|[Meeting Summary] The 4th Forum on Convergence|
The 4th Forum on Convergence
The Korea Institute for Health and Social Affairs (KIHASA) and the Korea Institute of Science & Technology Information (KISTI) jointly held the 4th Forum on Convergence at the KISTI auditorium to discuss big data, its social impact, and the role of convergence in the 4th industrial revolution. Besides the chairpersons of the National Research Council of Science & Technology (NST) and of the National Research Council for Economics, Humanities and Social Sciences (NRC), there were about 100 participants, including most of the heads of the state-funded research institutes affiliated to NST and NRC.
In their welcoming remarks, the chairpersons of the two research councils pointed out the presence of both fears and hopes in our society concerning the fourth industrial revolution, and emphasized the synergy between the two fields of study each council represents as a strategy to respond to the digital revolution. They encouraged deeper cooperation among researchers from both councils.
As the first presenter, Hanmin Jung, chief researcher of KISTI, showed how technology breakthroughs are fundamentally altering the way we work, live, and relate to one another. He then likened the digital revolution to a double-edged sword; it gives hope to many for a better quality of life, but despair to some others with gloomy labor market prospects. According to Jung, artificial intelligence, which feeds on data, will increasingly substitute data-related labor. However, he also stressed that the fact that there are now more than 12 million mobile developers worldwide is an evidence that the fourth industrial revolution will create opportunities and new jobs. He ended his presentation urging more investment in initiatives such as "AI Sensor Open Data Platform" that connects individuals, developers, businesses, and government through a hyper-connection sensor network, which he regarded as a model for our response to the fourth industrial revolution.
Mee Aeh Oh, associate research fellow of KIHASA, agreed with Jung on the fourth industrial revolution having both favorable and unfavorable consequences. She observed that despite the envisaged positive changes, the fourth industrial revolution poses various social risks, including greater inequality. She suggested that given the technological advancements we have, it has become possible to have a paradigm shift in our approach to social problems, for example, a paradigm shift in social service delivery. Instead of reactively responding to social needs, she claimed, we can proactively reach out to those in need and preemptively deal with their problems, using big data and artificial intelligence.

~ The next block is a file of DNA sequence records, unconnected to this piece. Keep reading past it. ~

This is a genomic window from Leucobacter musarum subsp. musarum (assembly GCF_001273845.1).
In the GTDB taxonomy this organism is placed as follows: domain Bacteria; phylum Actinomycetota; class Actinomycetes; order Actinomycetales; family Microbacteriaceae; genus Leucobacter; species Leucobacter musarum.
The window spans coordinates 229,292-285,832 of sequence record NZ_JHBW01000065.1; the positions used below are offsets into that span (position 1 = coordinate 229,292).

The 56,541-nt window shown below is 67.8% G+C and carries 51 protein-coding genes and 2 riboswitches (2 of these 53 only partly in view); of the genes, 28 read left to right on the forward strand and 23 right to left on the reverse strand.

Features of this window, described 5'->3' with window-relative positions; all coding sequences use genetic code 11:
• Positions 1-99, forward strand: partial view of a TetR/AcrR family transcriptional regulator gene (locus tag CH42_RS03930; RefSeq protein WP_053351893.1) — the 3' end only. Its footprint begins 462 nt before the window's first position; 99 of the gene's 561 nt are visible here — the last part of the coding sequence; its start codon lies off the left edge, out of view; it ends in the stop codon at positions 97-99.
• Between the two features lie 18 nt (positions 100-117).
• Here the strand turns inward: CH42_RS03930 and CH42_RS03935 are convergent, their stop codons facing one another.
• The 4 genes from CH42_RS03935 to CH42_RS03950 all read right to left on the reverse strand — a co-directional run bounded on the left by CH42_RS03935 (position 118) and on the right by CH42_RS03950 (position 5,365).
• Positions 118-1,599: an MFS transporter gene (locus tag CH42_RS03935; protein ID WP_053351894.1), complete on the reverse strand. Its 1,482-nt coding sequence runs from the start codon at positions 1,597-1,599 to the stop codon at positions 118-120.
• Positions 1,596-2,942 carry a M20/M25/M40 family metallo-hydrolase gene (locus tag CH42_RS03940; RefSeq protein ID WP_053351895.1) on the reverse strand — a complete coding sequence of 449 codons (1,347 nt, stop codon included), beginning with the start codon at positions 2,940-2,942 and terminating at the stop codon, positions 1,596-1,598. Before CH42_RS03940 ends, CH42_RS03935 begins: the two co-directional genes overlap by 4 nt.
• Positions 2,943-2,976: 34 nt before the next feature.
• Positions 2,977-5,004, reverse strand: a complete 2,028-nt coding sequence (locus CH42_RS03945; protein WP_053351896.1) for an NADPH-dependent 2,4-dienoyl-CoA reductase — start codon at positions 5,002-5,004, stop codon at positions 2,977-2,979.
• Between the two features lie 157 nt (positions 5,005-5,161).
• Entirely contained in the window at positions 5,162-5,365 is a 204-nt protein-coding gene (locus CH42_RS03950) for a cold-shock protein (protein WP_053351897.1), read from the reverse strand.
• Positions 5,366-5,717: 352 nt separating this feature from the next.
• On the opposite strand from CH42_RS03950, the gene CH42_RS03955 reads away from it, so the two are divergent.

After Oh's presentation, Byung Won Park, research fellow at the Science and Technology Policy Institute, introduced "the Sejong Future Strategies Study Forum" as a good example of converging efforts between NST and NRC. This forum has researchers and scholars from diverse backgrounds as its members. They have been meeting since 2013, seven times in this year alone, and each time on a different social and policy issue. At the end of every meeting, they produce a summary diagram that depicts the essence of a particular issue from diverse points of view in an integrated manner. Park said they are currently working on further developing this meeting to produce more concrete results and spreading "the convergence movement" throughout the country.
Many ideas and suggestions were shared during the panel discussion. Most discussants underscored the importance of cooperation between NST and NRC. Also, data access across different fields of study has been pointed out as problematic. Hospitals keep plenty of useful data, but they simply do not or cannot share them with outside researchers. There are too many regulatory hurdles that block necessary data access. Furthermore, researchers in a particular field do not know where to find useful data outside their field. One panel discussant urged the Korean scientific community to develop a long-term perspective on technology rather than respond hastily to short-term demands at the expense of important opportunities for major developments.
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